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Circular Economy

What policies support these ambitions?

There are several policy measures that stimulate a circular economy, both at Dutch and European level. At the Dutch level, the programme Van Afval Naar Grondstof (VANG) and the Versnellingshuis Nederland Circulair are in lead; at the European level, there are various policy packages. A non-exhaustive overview of the policy is given below.

National level

In order to switch to a circular economy, the central government and other governments are taking various measures. For example, the central government has set up the Versnellingshuis Nederland Circular, concluded several Green Deals, and launched the programmes Van Afval Naar Grondstof (VANG) and the Ruimte in Regelels voor Groene Groei (Space in Rules for Green Growth). A detailed overview of the central government’s policy from 2018 is given in the Cabinet’s response to the transition agendas for the circular economy (Van Veldhoven, 2018).

Versnellingshuis Nederland Circulair

In 2019, the central government and various partners set up the Versnellingshuis Nederland Circulair (Acceleration House Netherlands Circular) to assist entrepreneurs in scaling up circular business models. Entrepreneurs can ask questions about knowledge, financing and legislation and regulations. The Versnellingshuis also helps CE by giving entrepreneurs access to an extensive network of cooperation partners. Part of the Versnellingshuis CE is the online community CirculairOndernemen.nl, where supply and demand of organizations in the circular economy meet (Het Groene Brein, 2019; VNO-NCW, 2019).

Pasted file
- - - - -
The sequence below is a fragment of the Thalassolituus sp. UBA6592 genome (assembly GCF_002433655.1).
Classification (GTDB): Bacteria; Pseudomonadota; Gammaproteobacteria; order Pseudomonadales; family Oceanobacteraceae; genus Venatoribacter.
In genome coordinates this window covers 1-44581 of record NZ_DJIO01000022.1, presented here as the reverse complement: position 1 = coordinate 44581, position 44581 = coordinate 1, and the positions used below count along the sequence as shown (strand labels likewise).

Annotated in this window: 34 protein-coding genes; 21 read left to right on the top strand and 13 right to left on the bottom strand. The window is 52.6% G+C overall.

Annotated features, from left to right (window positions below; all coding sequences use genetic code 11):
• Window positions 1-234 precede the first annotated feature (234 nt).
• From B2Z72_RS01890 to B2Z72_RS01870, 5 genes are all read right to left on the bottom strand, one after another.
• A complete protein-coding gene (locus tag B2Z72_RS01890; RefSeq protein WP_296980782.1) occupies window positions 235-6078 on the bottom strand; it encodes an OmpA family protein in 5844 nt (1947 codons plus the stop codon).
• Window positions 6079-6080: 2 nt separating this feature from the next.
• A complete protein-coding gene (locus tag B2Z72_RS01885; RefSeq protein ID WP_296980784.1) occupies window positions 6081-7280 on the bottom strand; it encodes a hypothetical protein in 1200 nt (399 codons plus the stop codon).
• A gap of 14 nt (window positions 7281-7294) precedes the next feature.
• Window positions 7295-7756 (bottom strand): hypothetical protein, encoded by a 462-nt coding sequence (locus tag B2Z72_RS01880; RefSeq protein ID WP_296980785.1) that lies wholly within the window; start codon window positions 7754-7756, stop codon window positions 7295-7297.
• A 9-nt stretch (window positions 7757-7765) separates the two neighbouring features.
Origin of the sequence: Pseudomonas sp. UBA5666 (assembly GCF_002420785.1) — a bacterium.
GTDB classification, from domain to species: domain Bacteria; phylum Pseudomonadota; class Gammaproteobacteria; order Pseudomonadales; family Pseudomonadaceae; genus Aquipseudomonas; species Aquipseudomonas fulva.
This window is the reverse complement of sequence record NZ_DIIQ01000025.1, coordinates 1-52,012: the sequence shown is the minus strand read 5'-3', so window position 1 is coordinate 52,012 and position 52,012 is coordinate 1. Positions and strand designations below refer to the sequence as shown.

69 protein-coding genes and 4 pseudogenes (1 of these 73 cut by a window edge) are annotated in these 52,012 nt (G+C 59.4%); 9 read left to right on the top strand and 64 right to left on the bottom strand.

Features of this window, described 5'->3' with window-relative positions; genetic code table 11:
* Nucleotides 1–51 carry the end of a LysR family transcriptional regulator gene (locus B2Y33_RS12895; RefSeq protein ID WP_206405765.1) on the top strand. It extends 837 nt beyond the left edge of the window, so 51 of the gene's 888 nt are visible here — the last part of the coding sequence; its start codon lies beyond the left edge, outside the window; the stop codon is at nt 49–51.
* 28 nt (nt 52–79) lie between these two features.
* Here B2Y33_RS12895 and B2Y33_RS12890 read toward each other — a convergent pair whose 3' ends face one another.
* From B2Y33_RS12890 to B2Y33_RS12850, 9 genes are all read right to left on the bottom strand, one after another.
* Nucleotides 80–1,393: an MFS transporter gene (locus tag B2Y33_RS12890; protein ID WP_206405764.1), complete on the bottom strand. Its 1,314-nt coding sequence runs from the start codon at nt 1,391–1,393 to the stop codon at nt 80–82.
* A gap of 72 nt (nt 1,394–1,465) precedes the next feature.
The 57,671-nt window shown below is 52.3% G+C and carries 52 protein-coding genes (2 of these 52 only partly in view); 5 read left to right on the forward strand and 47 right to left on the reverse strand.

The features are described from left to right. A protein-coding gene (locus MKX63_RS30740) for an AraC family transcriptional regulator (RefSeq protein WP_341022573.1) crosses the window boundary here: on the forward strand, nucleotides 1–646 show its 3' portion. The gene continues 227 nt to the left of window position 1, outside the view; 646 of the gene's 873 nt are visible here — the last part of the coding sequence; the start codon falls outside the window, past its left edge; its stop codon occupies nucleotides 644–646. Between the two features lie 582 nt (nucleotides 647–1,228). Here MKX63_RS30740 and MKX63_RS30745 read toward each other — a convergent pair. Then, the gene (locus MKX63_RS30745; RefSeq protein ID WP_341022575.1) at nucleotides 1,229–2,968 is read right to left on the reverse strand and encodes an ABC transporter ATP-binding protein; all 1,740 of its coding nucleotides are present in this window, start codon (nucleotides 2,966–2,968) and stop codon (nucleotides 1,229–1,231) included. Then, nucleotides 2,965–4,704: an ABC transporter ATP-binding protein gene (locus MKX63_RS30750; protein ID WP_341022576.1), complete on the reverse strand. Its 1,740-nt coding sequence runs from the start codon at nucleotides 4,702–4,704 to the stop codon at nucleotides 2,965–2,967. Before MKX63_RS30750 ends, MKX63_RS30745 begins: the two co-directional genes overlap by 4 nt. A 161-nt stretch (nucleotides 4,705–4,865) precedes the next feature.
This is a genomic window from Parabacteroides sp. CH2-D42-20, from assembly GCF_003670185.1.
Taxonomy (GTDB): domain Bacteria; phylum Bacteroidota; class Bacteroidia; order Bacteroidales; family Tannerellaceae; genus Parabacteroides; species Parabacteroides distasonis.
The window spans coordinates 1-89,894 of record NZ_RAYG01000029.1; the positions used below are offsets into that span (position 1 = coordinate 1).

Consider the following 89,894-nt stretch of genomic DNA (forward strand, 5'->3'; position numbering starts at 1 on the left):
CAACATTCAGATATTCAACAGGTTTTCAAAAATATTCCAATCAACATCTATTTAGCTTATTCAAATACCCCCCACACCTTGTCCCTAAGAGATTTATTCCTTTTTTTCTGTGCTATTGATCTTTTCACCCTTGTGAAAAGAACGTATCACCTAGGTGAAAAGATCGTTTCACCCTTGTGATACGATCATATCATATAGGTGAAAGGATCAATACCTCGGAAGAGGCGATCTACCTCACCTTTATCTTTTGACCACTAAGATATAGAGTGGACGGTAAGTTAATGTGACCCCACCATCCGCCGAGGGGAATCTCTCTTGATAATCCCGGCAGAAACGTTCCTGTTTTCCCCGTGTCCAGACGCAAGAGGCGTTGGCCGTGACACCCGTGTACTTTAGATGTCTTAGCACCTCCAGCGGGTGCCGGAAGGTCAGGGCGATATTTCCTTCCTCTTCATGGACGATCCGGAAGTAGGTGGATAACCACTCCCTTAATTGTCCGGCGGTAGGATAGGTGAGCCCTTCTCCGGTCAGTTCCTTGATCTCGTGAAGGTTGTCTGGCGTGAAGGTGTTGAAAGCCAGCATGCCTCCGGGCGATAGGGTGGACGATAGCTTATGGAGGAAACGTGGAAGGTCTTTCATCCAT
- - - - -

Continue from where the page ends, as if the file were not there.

More info on the website of the Versnellingshuis Nederland Circular.

Green Deals

Green Deals are agreements between the central government, companies, civil society organisations and other government bodies to give society’s innovative, sustainable initiatives room to manoeuvre. By means of clear mutual agreements, participants can work towards concrete results, in which each party involved has its own responsibility. Since the start in 2011, more than 200 Green Deals have been concluded, many of which relate to the circular economy, for example:

  • Netherlands Hotspot for Circular Economy: this Green Deal aims to accelerate the transition to a circular economy by carrying out scalable circular projects;
  • Circular Procurement 2.0 (in Dutch): Following on from the 2014 Green Deal Circular Procurement, this Green Deal focuses on scaling up pilot projects to create a strong demand for circular services and products.
  • Circular Buildings (in Dutch): this Green Deal focuses on minimising the use and re-use of raw materials and products in the design and operation of commercial buildings;
  • Circle city (in Dutch): this Green Deal aims to support the transition to a circular and inclusive economy with regard to material cycles in the construction sector by realising a similar approach in at least five cities other than Rotterdam;